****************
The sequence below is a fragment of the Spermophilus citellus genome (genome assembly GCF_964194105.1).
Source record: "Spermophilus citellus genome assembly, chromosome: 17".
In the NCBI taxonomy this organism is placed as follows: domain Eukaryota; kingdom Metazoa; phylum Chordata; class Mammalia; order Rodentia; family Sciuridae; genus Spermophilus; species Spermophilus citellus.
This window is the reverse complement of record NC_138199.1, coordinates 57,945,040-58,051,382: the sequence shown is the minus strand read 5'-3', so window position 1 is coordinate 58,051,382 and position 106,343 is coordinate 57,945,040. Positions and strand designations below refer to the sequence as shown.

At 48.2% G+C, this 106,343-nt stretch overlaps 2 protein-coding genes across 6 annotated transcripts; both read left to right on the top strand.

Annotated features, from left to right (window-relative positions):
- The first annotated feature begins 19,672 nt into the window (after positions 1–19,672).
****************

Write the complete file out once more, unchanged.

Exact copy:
The sequence below is a fragment of the Spermophilus citellus genome (genome assembly GCF_964194105.1).
Source record: "Spermophilus citellus genome assembly, chromosome: 17".
In the NCBI taxonomy this organism is placed as follows: domain Eukaryota; kingdom Metazoa; phylum Chordata; class Mammalia; order Rodentia; family Sciuridae; genus Spermophilus; species Spermophilus citellus.
This window is the reverse complement of record NC_138199.1, coordinates 57,945,040-58,051,382: the sequence shown is the minus strand read 5'-3', so window position 1 is coordinate 58,051,382 and position 106,343 is coordinate 57,945,040. Positions and strand designations below refer to the sequence as shown.

At 48.2% G+C, this 106,343-nt stretch overlaps 2 protein-coding genes across 6 annotated transcripts; both read left to right on the top strand.

Annotated features, from left to right (window-relative positions):
- The first annotated feature begins 19,672 nt into the window (after positions 1–19,672).